Antoine Pellerin

Study program:
Current affiliation:
Université Laval

Antoine Pellerin (law, Université Laval) is interested in the government’s power to contract and is examining the conditions required for this power to be exercised in the public interest.

Doctoral research

Reconciling Public Procurement and Public Interest: For Socially Responsible Government Contracting

The government entrusts a significant portion of its responsibilities to private players through contracts of all sorts (service outsourcing, construction works, purchase of goods, etc.). Determining the elements that make up good government must take into account the fact that it acts largely through its contracting power. Starting from the premise that public administration will continue to solicit the assistance of private business to carry out certain functions, to differing degrees and in different contexts, Antoine Pellerin’s research project focuses on the following question: How can public procurement and the public interest be reconciled? A preliminary analysis of the related legislation and management strategies reveals that government contracting is ruled by a budgetary paradigm that subordinates the notion of public interest. The laws and management of public tenders pose the question of public interest essentially in terms of “costs.” The call for tenders procedure is based on this premise. It is imperative to recast the government power to contract, from a legal and administrative point of view, to be predicated on the value of the projects and the values of the contractors (integrity, transparency and accountability). This conception of public tenders procurement would allow the government, through its contracting power, to refocus its actions on serving the public interest.


Antoine’s research seeks to contribute to our understanding of what makes for better government by looking at its alter ego, public administration, in the very particular context in which public administration is increasingly turning to contracting as a means of carrying out its mission. This phenomenon suggests that an investigation is in order to determine the qualities expected of the contracted parties and the normative framework in which they operate.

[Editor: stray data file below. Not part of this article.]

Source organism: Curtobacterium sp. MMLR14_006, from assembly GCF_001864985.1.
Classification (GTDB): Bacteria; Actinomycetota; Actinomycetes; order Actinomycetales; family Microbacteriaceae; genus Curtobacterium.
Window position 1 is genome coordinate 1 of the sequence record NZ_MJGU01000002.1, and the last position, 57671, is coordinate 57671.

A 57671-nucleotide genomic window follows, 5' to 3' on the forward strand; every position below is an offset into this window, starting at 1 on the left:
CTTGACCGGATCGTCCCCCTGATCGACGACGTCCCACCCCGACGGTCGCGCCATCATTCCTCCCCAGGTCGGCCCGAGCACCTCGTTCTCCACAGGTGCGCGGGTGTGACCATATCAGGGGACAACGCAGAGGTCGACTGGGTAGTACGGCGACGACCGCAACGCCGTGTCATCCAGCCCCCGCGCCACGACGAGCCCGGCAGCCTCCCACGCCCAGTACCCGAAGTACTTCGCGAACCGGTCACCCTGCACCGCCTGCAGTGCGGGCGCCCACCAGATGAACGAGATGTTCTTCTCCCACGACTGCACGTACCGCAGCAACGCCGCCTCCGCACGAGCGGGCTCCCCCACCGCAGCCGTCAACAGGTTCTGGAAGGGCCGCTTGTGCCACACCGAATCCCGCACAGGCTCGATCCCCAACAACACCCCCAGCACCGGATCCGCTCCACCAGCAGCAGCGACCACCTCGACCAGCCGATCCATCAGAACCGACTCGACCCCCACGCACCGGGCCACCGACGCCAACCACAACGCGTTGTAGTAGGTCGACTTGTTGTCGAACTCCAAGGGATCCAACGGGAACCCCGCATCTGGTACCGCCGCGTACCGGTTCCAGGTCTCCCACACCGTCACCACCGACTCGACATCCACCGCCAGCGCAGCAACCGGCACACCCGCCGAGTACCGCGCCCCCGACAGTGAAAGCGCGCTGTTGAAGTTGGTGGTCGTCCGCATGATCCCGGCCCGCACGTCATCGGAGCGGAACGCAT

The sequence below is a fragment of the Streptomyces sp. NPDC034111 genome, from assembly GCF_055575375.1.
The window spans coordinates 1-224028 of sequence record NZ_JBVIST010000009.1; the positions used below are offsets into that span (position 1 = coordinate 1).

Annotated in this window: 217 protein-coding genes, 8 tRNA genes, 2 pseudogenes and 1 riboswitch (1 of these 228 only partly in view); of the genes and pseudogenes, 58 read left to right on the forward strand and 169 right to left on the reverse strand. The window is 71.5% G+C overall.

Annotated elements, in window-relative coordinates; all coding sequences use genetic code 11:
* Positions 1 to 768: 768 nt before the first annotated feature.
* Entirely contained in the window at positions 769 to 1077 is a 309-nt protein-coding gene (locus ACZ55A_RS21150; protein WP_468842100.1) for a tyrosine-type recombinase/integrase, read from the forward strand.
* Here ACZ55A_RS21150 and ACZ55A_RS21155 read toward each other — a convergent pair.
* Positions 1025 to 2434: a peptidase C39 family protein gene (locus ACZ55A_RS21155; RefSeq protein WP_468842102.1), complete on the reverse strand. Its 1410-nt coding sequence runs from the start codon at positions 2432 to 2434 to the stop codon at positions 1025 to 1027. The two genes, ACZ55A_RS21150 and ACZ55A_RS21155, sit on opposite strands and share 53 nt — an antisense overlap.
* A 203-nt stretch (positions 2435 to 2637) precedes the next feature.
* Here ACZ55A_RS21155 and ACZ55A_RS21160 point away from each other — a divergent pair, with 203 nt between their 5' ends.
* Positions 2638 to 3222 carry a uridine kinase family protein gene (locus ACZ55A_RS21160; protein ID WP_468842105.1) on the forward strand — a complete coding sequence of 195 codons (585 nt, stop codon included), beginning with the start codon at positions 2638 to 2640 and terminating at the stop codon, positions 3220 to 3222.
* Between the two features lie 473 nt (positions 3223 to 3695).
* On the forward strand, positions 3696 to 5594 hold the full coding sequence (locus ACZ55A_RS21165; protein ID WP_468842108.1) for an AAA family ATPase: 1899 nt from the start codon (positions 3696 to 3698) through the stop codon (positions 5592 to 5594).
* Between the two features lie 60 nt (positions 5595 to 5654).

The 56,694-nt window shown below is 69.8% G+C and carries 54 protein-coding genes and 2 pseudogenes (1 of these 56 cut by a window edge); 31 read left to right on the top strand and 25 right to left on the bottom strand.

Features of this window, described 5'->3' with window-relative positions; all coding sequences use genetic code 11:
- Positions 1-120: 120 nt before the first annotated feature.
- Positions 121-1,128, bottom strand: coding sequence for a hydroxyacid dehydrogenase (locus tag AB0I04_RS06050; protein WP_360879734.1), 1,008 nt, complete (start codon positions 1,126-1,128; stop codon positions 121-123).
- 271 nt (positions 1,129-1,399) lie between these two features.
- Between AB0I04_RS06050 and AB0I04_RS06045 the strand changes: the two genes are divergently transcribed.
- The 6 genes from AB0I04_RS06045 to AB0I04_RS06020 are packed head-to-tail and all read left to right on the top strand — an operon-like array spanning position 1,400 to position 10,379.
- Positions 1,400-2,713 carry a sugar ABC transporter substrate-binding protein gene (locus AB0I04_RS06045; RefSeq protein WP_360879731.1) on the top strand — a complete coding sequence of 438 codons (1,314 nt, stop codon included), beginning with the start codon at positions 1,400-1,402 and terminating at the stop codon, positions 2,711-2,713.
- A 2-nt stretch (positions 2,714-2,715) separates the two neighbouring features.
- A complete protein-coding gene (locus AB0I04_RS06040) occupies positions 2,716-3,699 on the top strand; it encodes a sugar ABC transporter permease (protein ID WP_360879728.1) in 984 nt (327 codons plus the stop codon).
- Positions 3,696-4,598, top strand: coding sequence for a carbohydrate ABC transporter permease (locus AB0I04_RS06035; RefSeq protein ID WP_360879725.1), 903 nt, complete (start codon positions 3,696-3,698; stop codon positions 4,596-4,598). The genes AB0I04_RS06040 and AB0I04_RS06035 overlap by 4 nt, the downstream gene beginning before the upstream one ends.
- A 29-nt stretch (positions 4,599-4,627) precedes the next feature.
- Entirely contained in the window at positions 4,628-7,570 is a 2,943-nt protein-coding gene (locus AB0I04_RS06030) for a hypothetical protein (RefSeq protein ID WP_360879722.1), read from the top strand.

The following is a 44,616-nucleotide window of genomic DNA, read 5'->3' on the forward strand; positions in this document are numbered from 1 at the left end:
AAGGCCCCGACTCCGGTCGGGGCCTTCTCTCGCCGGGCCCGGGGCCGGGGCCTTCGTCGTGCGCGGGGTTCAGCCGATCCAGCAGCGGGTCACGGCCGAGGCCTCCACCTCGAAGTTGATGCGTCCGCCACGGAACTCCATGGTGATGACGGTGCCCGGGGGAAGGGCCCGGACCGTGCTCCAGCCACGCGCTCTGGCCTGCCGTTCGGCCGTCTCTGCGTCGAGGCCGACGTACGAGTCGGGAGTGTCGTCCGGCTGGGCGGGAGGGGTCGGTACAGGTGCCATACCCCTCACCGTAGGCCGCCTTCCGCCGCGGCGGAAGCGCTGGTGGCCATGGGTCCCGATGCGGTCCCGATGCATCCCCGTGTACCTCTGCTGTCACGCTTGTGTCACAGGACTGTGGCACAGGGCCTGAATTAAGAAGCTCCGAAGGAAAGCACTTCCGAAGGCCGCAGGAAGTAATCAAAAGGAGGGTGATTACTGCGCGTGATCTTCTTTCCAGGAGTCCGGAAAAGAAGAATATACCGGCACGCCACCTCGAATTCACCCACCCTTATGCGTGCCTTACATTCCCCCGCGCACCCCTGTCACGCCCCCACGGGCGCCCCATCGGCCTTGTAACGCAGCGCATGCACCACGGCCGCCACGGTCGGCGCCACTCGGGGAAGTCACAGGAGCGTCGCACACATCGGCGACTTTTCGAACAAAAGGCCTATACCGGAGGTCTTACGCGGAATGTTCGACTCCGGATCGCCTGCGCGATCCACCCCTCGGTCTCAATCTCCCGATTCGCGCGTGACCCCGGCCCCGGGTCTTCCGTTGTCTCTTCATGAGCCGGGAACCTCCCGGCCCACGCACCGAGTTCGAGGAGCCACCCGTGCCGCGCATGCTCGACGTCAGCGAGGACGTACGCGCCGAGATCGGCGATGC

Antoine believes that rebuilding the public’s trust in public institutions requires cleaning up public contract attribution and management practices. Before beginning his doctoral studies, Antoine practised law for four years at Norton Rose Fulbright, a firm that has offices in over 50 countries, holds the highest rating for multi-jurisdictional work and overall top-of-mind awareness, and is most widely used for high-value work (Canadian Law Firm Brand Index, 2014). Working in the firm’s litigation group, Antoine pleaded in the courts and was active in cases involving public calls for tender, business ethics, and the Integrity in Public Contracts Act. He has been invited to speak at conferences and has published many articles on these topics, including an article in the Journal of the Canadian College of Construction Lawyers.

Before becoming a lawyer, Antoine completed an undergraduate degree in law and an MBA at the Université de Sherbrooke. During his law studies, he interned under the Honourable Yves Tardif at the Québec Superior Court. Antoine was an engaged student, winning a provincial/territorial Canada Millennium Scholarship Foundation Excellence Award for four years as well as the Québec Lieutenant-Governor’s award after his high school studies.

A firm believer in the value of citizen participation in public debate, Antoine currently serves as an elected member of the Montcalm Neighbourhood Council, a municipal body in Quebec City. His conviction that arts and culture contribute to social emancipation led him to cofound the Montréal theatre company ExLibris, of which he has been the executive director since 2013.